R. CRUMB at WORK 2023 fine art print / edition of 35 / $225.00
Cartooning legend Robert Crumb turns 80 on August 30 of this year. This illustration of Crumb at work, circa 1975, appeared in my recent book Maverix and Lunatix: Icons of Underground Comix (Fantagraphics).

He was born in Philadelphia and inspired by "funny animal comics" of the 1940s & '50s, such as Pogo, Super Duck, and Coo Coo Comics. When his older brother Charles encouraged Robert to collaborate with him on creating their own comics, Crumb quickly developed into a gifted cartoonist. Discovering the work of Harvey Kurtzman, first in the early Mad comics and then in Trump and Humbug, the Crumb brothers created their own Kurtzman-inspired satire magazine, Foo. In 1962, Robert went to work at the American Greetings Corporation in Cleveland, first as a color separator, then as a greeting cards illustrator. While with the company he contributed Fritz the Cat adventures and sketchbook travelogues to Kurtzman's magazine Help!, with a bit of sideline cartoon work for Topps Bubblegum cards.

In 1965 he moved to New York for a gig as Kurtzman's assistant, but Help! soon went under. Encouraged by Kurtzman to "do your own stuff," Crumb set out to join the late '60s "psychedelic revolution" in San Francisco. LSD-inspired, he exploded with creativity, introducing his iconic characters Mr. Natural, Flakey Foont, Eggs Ackley, and Angelfood McSpade while repurposing the old blues slogan "Keep On Truckin'," all within the pages of Zap #1, spearheading the underground comix movement. Crumb created a monumental amount of work during that era, including the cover art for the Janis Joplin-fronted Big Brother & the Holding Company's Cheap Thrills album. In 1981 he debuted his "low brow" humor magazine Weirdo.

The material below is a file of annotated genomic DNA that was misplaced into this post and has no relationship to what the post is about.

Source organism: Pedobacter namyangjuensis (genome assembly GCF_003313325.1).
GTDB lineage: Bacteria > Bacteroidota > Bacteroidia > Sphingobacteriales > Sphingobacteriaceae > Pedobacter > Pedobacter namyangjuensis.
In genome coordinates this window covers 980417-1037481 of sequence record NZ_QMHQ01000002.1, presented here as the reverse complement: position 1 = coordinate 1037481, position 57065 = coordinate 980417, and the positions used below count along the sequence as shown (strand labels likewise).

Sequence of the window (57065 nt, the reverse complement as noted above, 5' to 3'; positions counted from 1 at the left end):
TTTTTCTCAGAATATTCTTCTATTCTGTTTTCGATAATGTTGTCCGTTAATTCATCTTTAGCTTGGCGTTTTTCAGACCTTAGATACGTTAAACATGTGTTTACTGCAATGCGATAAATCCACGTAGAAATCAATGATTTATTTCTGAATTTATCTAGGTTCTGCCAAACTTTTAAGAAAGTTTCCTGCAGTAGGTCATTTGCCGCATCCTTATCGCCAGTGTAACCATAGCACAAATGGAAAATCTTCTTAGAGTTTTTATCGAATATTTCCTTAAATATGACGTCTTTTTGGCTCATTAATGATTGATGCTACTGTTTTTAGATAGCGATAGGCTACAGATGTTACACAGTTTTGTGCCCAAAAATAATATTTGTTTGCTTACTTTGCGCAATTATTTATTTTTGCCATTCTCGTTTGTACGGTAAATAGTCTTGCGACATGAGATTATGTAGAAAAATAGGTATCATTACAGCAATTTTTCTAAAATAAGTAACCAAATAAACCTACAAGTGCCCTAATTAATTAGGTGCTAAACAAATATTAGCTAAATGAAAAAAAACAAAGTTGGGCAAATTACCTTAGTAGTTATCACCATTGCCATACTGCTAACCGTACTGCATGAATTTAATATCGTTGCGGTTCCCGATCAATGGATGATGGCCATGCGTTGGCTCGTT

Ten years later, Crumb moved to France with his wife, cartoonist Aline Kominsky and their daughter, Sophie. Terry Zwigoff's acclaimed documentary, Crumb, chronicling Robert's oddball family tree, was released in 1994.

After the recent death of Aline, Crumb revisited America in early 2023, criss-crossing the country by car (with his nephew at the wheel) to see family and old friends. One of his stops along the way was to visit me at my studio and "Jewseum" (my large collection of Jewish comedy ephemera).

Crumb is both the most celebrated and controversial artist of his time. His life continues to be an open book to his fans, warts and all.

       — Drew Friedman
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Only thirty-five (35) prints of R. CRUMB AT WORK were produced for this edition. Each print is signed in the lower right by the artist, hand-titled in the center, and numbered in the lower left (all beneath the image). We have sold prints 1/35 thru 14/35, and are now offering print numbers 15/35 thru 17/35, unframed, for $225 each (plus shipping). Prices will increase for subsequent prints as the edition depletes.

Please allow 3 to 4 weeks for shipping. If this is a time-sensitive gift, contact us to inquire about expedited shipping at a higher charge.

The image area is approximately 17-1/2" high x 14" wide on an untrimmed 22" x 17" sheet. Paper, ink, and production specifications, as well as shipping details, are available on our PRINT SPECS page.